PS I LOVE your NEW MOM haircut. I am in an OLD MOM growing out phase myself

Syd said...

I don't like stereotyping anything. I do have this thing though about pregnant women--- I'm in awe of them. I've known quite a few at work who I thought were nonplussed about the whole thing and seemed to be taking pregnancy right in stride. And some of these women looked as if they might deliver at any moment, yet they had a couple of weeks or a month to go. I liked their laid back approach. It was accepting and courageous at the same time, like it was no big deal for them. Maybe scientists just view things like pregnancy as biology at its best.

Christine McKaskle said...

Wouldn't it actually serve feminism more if you were to wholeheartedly embrace all of the emotions and not just the "tough/angry" ones?

Sounds like some "don't be such a girl" stuff going on. Well, why not be such a girl?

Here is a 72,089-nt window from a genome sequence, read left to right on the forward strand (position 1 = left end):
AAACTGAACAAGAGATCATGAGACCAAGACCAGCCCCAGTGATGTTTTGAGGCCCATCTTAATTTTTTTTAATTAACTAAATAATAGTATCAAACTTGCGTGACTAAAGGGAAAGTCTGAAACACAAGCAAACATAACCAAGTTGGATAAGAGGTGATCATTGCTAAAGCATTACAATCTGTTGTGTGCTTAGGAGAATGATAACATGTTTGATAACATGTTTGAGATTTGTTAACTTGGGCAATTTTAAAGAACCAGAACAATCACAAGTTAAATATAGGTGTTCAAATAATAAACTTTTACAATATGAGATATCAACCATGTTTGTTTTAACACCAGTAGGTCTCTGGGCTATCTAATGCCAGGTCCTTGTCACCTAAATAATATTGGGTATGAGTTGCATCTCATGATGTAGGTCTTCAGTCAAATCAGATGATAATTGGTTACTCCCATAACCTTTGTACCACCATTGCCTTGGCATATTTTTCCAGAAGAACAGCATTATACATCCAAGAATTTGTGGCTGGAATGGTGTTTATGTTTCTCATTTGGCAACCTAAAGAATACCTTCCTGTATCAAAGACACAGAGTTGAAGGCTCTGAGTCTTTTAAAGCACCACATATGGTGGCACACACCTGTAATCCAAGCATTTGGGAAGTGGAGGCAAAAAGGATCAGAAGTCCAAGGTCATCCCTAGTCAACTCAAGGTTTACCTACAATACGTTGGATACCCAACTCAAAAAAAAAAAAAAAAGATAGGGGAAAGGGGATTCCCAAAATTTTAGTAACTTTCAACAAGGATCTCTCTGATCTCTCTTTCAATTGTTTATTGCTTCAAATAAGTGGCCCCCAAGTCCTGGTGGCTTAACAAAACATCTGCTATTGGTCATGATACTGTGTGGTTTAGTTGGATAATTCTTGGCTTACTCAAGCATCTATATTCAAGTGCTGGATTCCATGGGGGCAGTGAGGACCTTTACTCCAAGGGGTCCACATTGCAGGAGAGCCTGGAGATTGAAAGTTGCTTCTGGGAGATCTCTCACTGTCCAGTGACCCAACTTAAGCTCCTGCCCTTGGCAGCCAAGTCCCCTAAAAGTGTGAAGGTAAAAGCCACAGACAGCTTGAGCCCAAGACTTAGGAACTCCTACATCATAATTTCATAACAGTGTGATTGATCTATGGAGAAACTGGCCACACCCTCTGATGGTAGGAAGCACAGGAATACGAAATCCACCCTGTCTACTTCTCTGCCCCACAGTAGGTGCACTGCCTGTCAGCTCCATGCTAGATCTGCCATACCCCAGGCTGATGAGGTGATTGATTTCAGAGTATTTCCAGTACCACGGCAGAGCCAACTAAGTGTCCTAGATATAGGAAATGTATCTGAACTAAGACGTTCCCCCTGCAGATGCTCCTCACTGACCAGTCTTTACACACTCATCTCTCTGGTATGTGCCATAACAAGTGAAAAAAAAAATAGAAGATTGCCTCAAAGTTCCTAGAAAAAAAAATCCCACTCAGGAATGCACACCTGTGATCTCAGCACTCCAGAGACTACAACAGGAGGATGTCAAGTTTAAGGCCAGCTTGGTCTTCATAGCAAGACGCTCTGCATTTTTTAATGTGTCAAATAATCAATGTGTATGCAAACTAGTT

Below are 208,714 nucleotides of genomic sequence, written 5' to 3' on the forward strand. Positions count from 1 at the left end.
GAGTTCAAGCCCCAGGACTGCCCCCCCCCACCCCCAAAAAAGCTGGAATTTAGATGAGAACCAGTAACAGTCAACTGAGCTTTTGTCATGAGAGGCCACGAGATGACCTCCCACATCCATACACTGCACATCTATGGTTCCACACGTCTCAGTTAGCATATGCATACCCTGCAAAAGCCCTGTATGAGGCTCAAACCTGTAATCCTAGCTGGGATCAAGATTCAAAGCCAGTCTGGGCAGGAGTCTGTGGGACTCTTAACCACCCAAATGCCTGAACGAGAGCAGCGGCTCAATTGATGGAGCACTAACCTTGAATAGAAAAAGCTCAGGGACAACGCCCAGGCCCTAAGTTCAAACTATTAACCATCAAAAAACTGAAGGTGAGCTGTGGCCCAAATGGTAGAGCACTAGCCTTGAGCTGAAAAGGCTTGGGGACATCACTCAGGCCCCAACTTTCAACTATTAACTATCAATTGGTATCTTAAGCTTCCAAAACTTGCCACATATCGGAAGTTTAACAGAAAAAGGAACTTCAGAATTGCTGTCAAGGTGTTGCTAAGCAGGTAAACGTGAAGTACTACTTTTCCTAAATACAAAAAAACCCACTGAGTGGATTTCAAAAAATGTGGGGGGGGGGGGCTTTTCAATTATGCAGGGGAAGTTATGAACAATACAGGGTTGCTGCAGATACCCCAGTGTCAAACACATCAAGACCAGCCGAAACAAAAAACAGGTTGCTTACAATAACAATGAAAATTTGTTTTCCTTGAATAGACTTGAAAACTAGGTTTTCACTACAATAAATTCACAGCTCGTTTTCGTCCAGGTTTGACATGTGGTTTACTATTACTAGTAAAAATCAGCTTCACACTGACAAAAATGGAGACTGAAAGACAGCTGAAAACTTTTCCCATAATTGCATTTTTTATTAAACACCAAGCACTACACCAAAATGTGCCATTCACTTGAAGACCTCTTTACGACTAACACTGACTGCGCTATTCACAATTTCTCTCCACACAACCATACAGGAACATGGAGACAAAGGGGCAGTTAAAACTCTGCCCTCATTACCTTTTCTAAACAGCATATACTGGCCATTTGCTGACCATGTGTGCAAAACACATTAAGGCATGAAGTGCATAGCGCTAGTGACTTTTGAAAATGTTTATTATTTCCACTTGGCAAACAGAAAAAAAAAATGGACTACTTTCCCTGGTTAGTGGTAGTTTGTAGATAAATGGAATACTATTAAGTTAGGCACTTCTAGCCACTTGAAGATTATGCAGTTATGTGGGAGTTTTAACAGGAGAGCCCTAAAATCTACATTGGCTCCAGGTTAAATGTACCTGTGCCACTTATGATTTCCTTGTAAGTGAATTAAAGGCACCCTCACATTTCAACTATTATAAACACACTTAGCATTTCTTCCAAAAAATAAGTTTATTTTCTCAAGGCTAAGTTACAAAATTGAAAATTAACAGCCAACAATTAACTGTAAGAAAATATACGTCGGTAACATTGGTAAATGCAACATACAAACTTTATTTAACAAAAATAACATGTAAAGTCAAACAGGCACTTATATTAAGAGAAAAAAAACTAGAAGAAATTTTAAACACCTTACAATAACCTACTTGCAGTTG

I agree that internalized cultural self-hatred is pathological. But take heart; given said culture, it is very understandable.

Being a mom is giving you an opportunity to deepen your already very deep feminism in all sorts of unexpected ways. Fun to watch!

Christine McKaskle said...

Syd's comment reminds me that my favorite aspect of being pregnant both times was the freedom I felt from compulsive productivity. There's no other time I've felt that freedom for such long stretches (I'm speaking in terms of hours at a time, by the way, not days - talk about pathological!)

I could feel productive enough even at rest. "Don't bother me - I'm making a person!"

Anonymous said...

You have an Alison haircut. A haircut that is on Alison . . . it doesn't have to be quantified. Just you!

Conseula said...

Christine--My constant refrain while pregnant was "I'm growing a person." And being pregnant was the only the time I didn't feel guilty about not being an overachiever.

Bob Rehak said...

Alison: I like the haircut -- and the edge.

Hazel Ketchum said...

I think people notice your new hair cut to avoid saying "wow look at that giant belly you have!!!!" I know a harp player who unloaded her concert harp with a dolly from her car before driving herself to the hospital.